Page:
# Computation of Axisymmetric Jet Screech

For the purpose of illustrating the essential steps and considerations needed to simulate jet screech computationally, only axisymmetric jet screech is considered (see Shen and Tam, 1998). This is to keep the discussion to a reasonable length. For axisymmetric jet screech associated with jets issued from a convergent nozzle, the jet Mach number is restricted to the range of 1.0 to 1.25. Numerical simulation of jet noise generation is not a straightforward undertaking. Tam (1995) had discussed some of the major computational difficulties anticipated in such an effort. First of all, the problem is characterized by very disparate length scales. For instance, the acoustic wavelength of the screech tone is more than 20 times larger than the initial thickness of the jet mixing layer that supports the instability waves. Furthermore, there is also a large disparity between the magnitude of the fluid particle velocity of the radiated sound and the velocity of the jet flow. Typically, they are five to six orders of magnitude different. To be able to compute accurately the instability waves and the radiated sound, a highly accurate CAA algorithm with shock-capturing capability as well as a set of high-quality numerical boundary conditions are required.

15.6.1.1 Computational Model

For an accurate simulation of jet screech generation, it is essential that the feedback loop be modeled and computed correctly. The important elements that form the feedback loop are the shock cell structure, the large-scale instability wave, and the feedback acoustic waves. In the mixing layer of the jet, turbulence is responsible for its spreading. The spreading rate of the jet affects the spatial growth and decay of the instability wave. Thus, turbulence in the jet plays an indirect but still important role in the feedback loop. The length scales of the instability wave, the shock cells,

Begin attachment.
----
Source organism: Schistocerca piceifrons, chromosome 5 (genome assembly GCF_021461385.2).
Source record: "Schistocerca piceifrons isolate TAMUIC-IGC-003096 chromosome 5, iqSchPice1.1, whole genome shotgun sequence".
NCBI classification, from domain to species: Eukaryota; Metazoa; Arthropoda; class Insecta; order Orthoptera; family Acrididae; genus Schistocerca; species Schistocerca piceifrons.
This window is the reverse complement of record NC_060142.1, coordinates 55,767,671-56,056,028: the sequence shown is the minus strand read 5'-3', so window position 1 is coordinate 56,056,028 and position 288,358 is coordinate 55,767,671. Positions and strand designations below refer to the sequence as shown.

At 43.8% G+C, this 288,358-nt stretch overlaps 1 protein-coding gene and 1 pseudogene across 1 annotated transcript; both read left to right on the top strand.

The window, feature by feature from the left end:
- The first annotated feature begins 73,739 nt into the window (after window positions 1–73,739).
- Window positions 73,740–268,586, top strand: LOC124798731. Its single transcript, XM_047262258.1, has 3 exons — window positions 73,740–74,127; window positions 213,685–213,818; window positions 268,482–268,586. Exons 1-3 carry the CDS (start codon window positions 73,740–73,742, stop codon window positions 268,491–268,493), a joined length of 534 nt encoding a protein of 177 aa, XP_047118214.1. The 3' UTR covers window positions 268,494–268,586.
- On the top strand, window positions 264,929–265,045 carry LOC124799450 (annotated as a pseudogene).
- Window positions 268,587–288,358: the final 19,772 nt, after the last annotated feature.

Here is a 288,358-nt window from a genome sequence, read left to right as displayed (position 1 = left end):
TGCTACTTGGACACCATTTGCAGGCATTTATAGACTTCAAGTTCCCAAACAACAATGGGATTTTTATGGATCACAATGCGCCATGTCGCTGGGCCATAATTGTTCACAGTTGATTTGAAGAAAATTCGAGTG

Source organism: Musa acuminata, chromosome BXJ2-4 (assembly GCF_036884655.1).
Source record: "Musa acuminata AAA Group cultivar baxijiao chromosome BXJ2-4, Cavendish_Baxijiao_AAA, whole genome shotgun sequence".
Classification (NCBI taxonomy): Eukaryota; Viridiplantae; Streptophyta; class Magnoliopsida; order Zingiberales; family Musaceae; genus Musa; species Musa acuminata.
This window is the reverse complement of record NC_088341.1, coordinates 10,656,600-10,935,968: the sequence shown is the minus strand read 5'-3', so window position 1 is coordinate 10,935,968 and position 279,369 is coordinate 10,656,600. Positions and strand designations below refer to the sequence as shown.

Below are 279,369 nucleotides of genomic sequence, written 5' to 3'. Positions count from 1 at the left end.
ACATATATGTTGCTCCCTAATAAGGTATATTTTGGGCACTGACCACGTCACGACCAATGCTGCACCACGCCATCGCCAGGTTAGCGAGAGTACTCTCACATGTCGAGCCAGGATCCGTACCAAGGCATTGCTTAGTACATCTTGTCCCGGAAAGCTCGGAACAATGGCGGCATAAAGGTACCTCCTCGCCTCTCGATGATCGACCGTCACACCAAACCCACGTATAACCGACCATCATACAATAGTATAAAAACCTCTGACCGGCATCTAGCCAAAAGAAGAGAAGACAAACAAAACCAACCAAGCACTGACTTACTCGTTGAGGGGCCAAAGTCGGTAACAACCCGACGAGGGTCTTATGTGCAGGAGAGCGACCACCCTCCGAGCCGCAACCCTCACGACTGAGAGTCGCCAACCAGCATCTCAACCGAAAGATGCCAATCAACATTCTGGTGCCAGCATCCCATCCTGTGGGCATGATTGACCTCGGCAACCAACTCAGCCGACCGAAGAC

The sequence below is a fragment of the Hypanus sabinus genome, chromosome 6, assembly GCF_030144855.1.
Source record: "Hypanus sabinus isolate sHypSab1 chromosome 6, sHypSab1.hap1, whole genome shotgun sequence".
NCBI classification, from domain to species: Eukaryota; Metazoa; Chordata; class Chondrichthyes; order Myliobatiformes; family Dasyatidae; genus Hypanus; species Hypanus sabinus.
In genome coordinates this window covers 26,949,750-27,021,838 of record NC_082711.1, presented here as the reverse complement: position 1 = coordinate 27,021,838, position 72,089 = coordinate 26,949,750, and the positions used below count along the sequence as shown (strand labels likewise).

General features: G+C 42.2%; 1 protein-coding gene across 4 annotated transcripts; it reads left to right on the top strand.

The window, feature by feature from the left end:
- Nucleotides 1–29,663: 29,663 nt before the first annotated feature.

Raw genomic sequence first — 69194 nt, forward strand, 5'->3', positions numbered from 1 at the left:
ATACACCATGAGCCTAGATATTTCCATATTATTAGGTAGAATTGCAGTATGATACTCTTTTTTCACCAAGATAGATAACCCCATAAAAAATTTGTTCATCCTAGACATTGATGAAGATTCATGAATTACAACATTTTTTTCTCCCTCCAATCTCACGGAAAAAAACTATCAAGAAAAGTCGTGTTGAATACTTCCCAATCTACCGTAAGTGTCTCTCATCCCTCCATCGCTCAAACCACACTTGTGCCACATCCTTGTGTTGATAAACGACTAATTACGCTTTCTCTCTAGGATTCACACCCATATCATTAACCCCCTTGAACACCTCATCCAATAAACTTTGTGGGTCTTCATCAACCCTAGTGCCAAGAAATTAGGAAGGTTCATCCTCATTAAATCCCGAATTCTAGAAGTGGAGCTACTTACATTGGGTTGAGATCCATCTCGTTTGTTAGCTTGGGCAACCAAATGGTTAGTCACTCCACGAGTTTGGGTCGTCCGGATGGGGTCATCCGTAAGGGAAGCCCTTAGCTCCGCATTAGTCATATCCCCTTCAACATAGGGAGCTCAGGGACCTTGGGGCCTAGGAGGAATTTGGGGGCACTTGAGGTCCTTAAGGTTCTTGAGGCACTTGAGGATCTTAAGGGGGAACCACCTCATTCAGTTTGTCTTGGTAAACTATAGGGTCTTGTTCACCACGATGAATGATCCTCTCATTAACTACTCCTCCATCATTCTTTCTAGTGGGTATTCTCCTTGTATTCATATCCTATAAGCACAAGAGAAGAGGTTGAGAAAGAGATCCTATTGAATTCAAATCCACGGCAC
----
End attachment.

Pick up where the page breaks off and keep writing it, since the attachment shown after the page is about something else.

Figure 15.53. A sketch of the physical domain to be simulated.

as well as the feedback acoustic waves are much longer than that of the fine-scale turbulence in the mixing layer of the jet. Because of this disparity in length scales, no attempt is made here to resolve the fine-scale turbulence computationally. Based on these considerations, an unsteady RANS model is regarded as adequate. To provide the necessary jet spreading induced by turbulence, the к – e turbulence model is adopted. Here, the к — є model simulates the effect of the fine-scale turbulence on the jet mean flow. In the computation described below, the modified к – e model of Thies and Tam (1996), optimized for jet flows, is used.

Figure 15.53 shows the physical domain to be simulated. The following scales are used in the computations; length scale = D (nozzle exit diameter), velocity scale = aTO (ambient sound speed), time scale = D/aTO, density scale = pTO (ambient gas density), pressure scale pTOa^, temperature scale = TTO (ambient gas temperature); scales for к, e, and ut are a^, a3/D, and aTOD, respectively. The dimensionless governing equations in Cartesian tensor notation in conservation form are as follows:

In these equations, y is the ratio of specific heats, и is the molecular kinematic viscosity. k0 = 10—6 and e0 = 10—4 are small positive numbers to prevent division by zero. The model constants are given in Section 15.5.2. The inverse molecular Reynolds number v/(amD) is assigned a value of 1.7 x 10—6 in the computation. Note that, for the range of Mach numbers and jet temperatures considered, the Pope and Sarkar corrections often added to the k – e model are not necessary and are omitted. Here, only cold jets are considered. For this reason, the Tam and Ganesan hot-jet correction is not needed. Outside the jet flow both k and e are zero. On neglecting the molecular viscosity terms, the governing equations become the Euler equations.